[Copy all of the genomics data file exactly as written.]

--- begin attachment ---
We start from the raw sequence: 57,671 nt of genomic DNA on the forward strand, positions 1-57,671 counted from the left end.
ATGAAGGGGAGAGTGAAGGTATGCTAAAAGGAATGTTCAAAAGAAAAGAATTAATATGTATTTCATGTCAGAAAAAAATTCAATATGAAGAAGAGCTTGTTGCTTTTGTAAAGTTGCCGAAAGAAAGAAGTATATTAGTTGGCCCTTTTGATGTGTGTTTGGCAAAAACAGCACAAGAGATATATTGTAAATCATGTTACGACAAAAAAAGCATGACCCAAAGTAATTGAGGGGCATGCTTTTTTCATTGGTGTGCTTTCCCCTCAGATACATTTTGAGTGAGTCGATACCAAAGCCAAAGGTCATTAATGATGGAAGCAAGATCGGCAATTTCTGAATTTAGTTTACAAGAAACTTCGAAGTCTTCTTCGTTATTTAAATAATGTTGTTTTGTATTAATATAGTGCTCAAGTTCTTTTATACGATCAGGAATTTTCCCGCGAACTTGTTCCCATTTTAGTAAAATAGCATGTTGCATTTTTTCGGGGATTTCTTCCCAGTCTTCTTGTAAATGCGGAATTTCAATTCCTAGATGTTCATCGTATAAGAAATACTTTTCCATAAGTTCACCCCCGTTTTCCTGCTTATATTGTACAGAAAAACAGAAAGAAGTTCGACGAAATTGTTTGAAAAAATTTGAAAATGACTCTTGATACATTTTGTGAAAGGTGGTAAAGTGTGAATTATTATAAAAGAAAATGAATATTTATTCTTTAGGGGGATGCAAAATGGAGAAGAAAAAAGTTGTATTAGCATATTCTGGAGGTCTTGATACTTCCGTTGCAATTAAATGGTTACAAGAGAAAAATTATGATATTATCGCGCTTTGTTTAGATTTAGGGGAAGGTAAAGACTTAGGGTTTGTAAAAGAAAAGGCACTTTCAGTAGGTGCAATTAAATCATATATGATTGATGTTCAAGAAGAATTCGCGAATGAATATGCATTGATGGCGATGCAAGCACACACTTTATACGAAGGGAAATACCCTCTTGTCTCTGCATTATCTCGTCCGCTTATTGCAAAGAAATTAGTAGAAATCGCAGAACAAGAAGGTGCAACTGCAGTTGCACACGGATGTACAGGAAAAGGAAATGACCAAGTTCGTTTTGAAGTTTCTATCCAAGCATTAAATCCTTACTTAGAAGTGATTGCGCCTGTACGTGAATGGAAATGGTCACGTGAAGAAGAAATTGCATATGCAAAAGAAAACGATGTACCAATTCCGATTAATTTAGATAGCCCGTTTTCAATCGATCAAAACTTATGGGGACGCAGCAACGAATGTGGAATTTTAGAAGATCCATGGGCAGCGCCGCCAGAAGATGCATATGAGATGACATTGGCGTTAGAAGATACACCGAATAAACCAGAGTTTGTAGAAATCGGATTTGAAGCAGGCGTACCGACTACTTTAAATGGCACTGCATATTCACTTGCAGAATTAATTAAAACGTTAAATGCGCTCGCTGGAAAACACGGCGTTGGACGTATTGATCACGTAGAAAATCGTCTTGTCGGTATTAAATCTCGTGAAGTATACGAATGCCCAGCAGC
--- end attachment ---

We start from the raw sequence: 57,671 nt of genomic DNA on the forward strand, positions 1-57,671 counted from the left end.
ATGAAGGGGAGAGTGAAGGTATGCTAAAAGGAATGTTCAAAAGAAAAGAATTAATATGTATTTCATGTCAGAAAAAAATTCAATATGAAGAAGAGCTTGTTGCTTTTGTAAAGTTGCCGAAAGAAAGAAGTATATTAGTTGGCCCTTTTGATGTGTGTTTGGCAAAAACAGCACAAGAGATATATTGTAAATCATGTTACGACAAAAAAAGCATGACCCAAAGTAATTGAGGGGCATGCTTTTTTCATTGGTGTGCTTTCCCCTCAGATACATTTTGAGTGAGTCGATACCAAAGCCAAAGGTCATTAATGATGGAAGCAAGATCGGCAATTTCTGAATTTAGTTTACAAGAAACTTCGAAGTCTTCTTCGTTATTTAAATAATGTTGTTTTGTATTAATATAGTGCTCAAGTTCTTTTATACGATCAGGAATTTTCCCGCGAACTTGTTCCCATTTTAGTAAAATAGCATGTTGCATTTTTTCGGGGATTTCTTCCCAGTCTTCTTGTAAATGCGGAATTTCAATTCCTAGATGTTCATCGTATAAGAAATACTTTTCCATAAGTTCACCCCCGTTTTCCTGCTTATATTGTACAGAAAAACAGAAAGAAGTTCGACGAAATTGTTTGAAAAAATTTGAAAATGACTCTTGATACATTTTGTGAAAGGTGGTAAAGTGTGAATTATTATAAAAGAAAATGAATATTTATTCTTTAGGGGGATGCAAAATGGAGAAGAAAAAAGTTGTATTAGCATATTCTGGAGGTCTTGATACTTCCGTTGCAATTAAATGGTTACAAGAGAAAAATTATGATATTATCGCGCTTTGTTTAGATTTAGGGGAAGGTAAAGACTTAGGGTTTGTAAAAGAAAAGGCACTTTCAGTAGGTGCAATTAAATCATATATGATTGATGTTCAAGAAGAATTCGCGAATGAATATGCATTGATGGCGATGCAAGCACACACTTTATACGAAGGGAAATACCCTCTTGTCTCTGCATTATCTCGTCCGCTTATTGCAAAGAAATTAGTAGAAATCGCAGAACAAGAAGGTGCAACTGCAGTTGCACACGGATGTACAGGAAAAGGAAATGACCAAGTTCGTTTTGAAGTTTCTATCCAAGCATTAAATCCTTACTTAGAAGTGATTGCGCCTGTACGTGAATGGAAATGGTCACGTGAAGAAGAAATTGCATATGCAAAAGAAAACGATGTACCAATTCCGATTAATTTAGATAGCCCGTTTTCAATCGATCAAAACTTATGGGGACGCAGCAACGAATGTGGAATTTTAGAAGATCCATGGGCAGCGCCGCCAGAAGATGCATATGAGATGACATTGGCGTTAGAAGATACACCGAATAAACCAGAGTTTGTAGAAATCGGATTTGAAGCAGGCGTACCGACTACTTTAAATGGCACTGCATATTCACTTGCAGAATTAATTAAAACGTTAAATGCGCTCGCTGGAAAACACGGCGTTGGACGTATTGATCACGTAGAAAATCGTCTTGTCGGTATTAAATCTCGTGAAGTATACGAATGCCCAGCAGC